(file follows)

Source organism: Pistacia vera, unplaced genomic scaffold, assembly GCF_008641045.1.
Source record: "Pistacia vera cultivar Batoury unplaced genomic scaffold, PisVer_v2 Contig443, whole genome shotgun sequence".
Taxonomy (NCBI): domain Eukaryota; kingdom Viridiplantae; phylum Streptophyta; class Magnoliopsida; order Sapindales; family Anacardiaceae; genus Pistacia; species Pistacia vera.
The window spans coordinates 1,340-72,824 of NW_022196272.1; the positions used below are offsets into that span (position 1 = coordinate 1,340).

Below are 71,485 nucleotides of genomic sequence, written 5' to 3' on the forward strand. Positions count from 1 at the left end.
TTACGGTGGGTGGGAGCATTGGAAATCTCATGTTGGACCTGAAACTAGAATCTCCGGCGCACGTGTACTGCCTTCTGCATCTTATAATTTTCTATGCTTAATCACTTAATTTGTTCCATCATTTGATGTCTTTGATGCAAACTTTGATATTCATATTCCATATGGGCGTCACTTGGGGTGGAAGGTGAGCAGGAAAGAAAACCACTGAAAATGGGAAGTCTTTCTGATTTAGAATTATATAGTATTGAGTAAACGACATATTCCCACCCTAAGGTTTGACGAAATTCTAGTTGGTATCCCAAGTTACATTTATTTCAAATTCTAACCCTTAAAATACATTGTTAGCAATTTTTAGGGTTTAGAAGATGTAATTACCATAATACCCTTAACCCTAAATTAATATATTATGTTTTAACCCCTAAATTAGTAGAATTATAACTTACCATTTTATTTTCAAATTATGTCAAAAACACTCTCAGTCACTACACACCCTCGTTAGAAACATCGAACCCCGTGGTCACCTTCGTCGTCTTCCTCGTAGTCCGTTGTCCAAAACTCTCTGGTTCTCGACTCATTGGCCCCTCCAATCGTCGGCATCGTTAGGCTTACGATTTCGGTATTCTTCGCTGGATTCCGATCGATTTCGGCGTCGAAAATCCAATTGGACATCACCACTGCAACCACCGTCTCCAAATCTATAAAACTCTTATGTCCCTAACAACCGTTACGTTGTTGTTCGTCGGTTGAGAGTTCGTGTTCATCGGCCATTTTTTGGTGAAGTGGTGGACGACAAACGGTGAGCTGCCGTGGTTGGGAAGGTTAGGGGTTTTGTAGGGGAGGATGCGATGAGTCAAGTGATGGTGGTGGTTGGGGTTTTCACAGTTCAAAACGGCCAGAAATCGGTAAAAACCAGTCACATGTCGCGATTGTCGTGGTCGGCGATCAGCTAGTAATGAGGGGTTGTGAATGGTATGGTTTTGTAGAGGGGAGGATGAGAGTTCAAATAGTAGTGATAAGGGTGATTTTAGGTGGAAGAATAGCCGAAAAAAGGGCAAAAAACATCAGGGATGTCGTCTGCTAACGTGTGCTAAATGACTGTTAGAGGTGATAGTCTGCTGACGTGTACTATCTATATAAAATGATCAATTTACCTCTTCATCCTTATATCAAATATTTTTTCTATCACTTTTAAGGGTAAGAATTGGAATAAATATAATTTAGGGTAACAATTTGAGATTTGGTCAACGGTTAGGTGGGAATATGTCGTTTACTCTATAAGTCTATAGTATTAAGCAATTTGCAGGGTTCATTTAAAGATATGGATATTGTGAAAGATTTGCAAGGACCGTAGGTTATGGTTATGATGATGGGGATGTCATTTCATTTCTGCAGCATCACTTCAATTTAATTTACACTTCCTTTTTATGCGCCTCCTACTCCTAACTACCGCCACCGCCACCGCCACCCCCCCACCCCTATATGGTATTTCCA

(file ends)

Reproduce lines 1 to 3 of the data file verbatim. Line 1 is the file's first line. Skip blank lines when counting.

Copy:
Source organism: Pistacia vera, unplaced genomic scaffold, assembly GCF_008641045.1.
Source record: "Pistacia vera cultivar Batoury unplaced genomic scaffold, PisVer_v2 Contig443, whole genome shotgun sequence".
Taxonomy (NCBI): domain Eukaryota; kingdom Viridiplantae; phylum Streptophyta; class Magnoliopsida; order Sapindales; family Anacardiaceae; genus Pistacia; species Pistacia vera.